In 2002, during a spate of legal threats and challenges to competitors with "geek" in their names, Geek Squad attempted to block the trademark registration of New England area competitor Geek Housecalls claiming that it violated their trademarks. When Geek Housecalls refused to budge, Geek Squad filed civil suit. After two years of wrangling, Geek Squad and Geek Housecalls arrived at an out-of-court settlement, the details of which cannot be disclosed according to the terms of the settlement except to state that Geek Housecalls retained its name.
In 2006, Geek Squad was sued for allegedly using pirated copies of Winternals' Emergency Repair Disk Commander. The lawsuit filed by Austin-based Winternals claims that employees of Geek Squad have continued using the pirated versions of the software after the commercial licensing agreement broke off. Best Buy and Geek Squad were accused of copyright infringement, circumvention of copyright infringement systems, and misappropriation of trade secrets. A settlement was eventually reached, and Winternals created a three-year agreement in place with Best Buy, allowing Geek Squad employees to lawfully use their licensed programs, including the ERD Commander.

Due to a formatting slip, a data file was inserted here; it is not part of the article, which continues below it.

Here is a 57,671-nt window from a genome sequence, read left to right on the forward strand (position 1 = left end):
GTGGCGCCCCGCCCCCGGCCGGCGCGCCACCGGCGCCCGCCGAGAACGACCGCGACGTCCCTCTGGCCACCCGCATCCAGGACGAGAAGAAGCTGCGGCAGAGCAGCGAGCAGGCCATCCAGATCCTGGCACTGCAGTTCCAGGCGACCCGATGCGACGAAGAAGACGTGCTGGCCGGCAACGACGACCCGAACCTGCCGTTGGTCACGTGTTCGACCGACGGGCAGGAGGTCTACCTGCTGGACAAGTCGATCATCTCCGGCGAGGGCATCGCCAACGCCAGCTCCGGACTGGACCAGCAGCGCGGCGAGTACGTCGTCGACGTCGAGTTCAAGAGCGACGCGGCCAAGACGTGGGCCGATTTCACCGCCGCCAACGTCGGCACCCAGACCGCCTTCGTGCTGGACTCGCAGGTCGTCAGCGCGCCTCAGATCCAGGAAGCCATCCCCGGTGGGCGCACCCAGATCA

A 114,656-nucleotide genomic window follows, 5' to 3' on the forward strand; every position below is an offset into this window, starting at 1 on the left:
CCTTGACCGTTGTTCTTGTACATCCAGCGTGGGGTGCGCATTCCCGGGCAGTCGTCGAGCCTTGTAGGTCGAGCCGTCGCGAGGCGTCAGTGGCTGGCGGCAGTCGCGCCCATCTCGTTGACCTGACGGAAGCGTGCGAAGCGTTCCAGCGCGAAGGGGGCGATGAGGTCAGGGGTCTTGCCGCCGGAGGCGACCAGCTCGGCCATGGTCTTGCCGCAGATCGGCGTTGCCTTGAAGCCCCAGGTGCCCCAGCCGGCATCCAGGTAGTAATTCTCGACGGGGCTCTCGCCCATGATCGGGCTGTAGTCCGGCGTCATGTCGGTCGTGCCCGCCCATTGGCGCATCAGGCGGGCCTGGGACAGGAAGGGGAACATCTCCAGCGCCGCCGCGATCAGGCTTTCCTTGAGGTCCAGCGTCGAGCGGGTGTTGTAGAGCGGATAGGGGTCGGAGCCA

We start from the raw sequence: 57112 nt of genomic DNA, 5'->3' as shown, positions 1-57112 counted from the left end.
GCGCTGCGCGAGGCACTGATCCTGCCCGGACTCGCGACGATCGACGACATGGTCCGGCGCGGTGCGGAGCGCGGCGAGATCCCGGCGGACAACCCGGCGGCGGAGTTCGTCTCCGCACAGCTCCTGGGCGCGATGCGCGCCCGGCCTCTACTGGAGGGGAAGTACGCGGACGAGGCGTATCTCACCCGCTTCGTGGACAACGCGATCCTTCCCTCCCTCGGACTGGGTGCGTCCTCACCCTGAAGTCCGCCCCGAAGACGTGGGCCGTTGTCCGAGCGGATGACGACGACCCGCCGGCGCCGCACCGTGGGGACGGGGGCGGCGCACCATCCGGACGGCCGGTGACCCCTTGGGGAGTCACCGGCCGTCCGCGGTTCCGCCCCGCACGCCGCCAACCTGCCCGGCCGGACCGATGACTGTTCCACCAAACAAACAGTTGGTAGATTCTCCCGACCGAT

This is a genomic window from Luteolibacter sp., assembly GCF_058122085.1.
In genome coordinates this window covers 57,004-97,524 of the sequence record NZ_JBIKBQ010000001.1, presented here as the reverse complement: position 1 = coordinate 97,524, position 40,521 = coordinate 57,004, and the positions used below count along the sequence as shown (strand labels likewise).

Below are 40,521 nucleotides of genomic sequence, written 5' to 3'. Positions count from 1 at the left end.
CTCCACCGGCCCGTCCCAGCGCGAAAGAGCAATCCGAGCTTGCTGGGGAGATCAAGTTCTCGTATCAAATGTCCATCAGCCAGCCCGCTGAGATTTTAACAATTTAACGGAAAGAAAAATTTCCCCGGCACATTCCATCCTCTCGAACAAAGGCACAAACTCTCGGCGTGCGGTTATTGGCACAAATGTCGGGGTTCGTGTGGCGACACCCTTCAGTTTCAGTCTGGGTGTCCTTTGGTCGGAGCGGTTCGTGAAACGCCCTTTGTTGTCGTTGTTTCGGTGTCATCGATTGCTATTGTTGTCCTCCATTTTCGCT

In popular culture
- In the TV series Chuck, the main character works as a member of the Nerd Herd at a Buy More and drives in a Nerd-Herd-branded car, respectively alluding to Geek Squad, Best Buy, and its GeekMobile.
- In the US version of TV series The Office, the tech help-desk Geek Squad's logo has appeared (logo on the wall of Toby's cubicle and a toy of the Geek Squad Volkswagen car atop a filing cabinet, in "Michael's Birthday" and "Drug Testing", respectively).
- "Best Buy Press Release". Retrieved 2 June 2007.
- Nanjil, Natasha. "GEEK SQUAD (BEST BUY) CANADA ACQUIRES PC LIFEBOAT IN AN EFFORT TO EXPAND SERVICE OFFERING TO QUEBEC". Retrieved 5 June 2012.
- Tomassi, K. "Best Buy Drives Geek Squad Via Office Depot", Forbes online. Retrieved on December 1, 2006.
- Durman, P. "Geek Squad Comes to Britain". The Times of London. Retrieved 4 April 2007.
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- "Geek Squad History". Geek Squad.
- "V C Section 27605 Vehicle Resembling Law Enforcement Vehicle". California Department of Motor Vehicles. Retrieved 5 June 2012.
- "Geek Squad City". Retrieved 9 January 2013.
- Terdiman, Daniel (19 June 2008). "Computer sprawl at Geek Squad City". CNET. Retrieved 9 January 2013.
- "Geek Squad City". Geek Squad. Retrieved 5 June 2012.
- Blue, Violet (21 February 2008). "The Geek Squad's Ongoing Porn Problem". San Francisco Chronicle. Retrieved 5 June 2012.
- Surdin, Ashley. "Best Buy, `Geek Squad' sued over videotaping".
- Popkin, Ben. "Customer sues Best Buy, alleges Geek Squad worker stole, published nude pics".
- Gavin, Robert. "That Geek Mystique". The Boston Globe. Retrieved 5 June 2012.
- "Best Buy's 'Geek Squad' Accused of Pirating Software". Associated Press. 13 April 2006. Retrieved 5 June 2012.
- Utter, David. "Winternals, Best Buy Settle Over Geek Squad". SecurityProNews. Retrieved 5 June 2012.
- Sauer, Abe. "Best Buy Geeks Out Over God Squad". Brand Channel. Retrieved 5 June 2012.
- Tevlin, Jon (27 November 2007). "Dates Aside, TV's Nerd Herd Rings True to Geeks". Star Tribune. Retrieved 5 June 2012.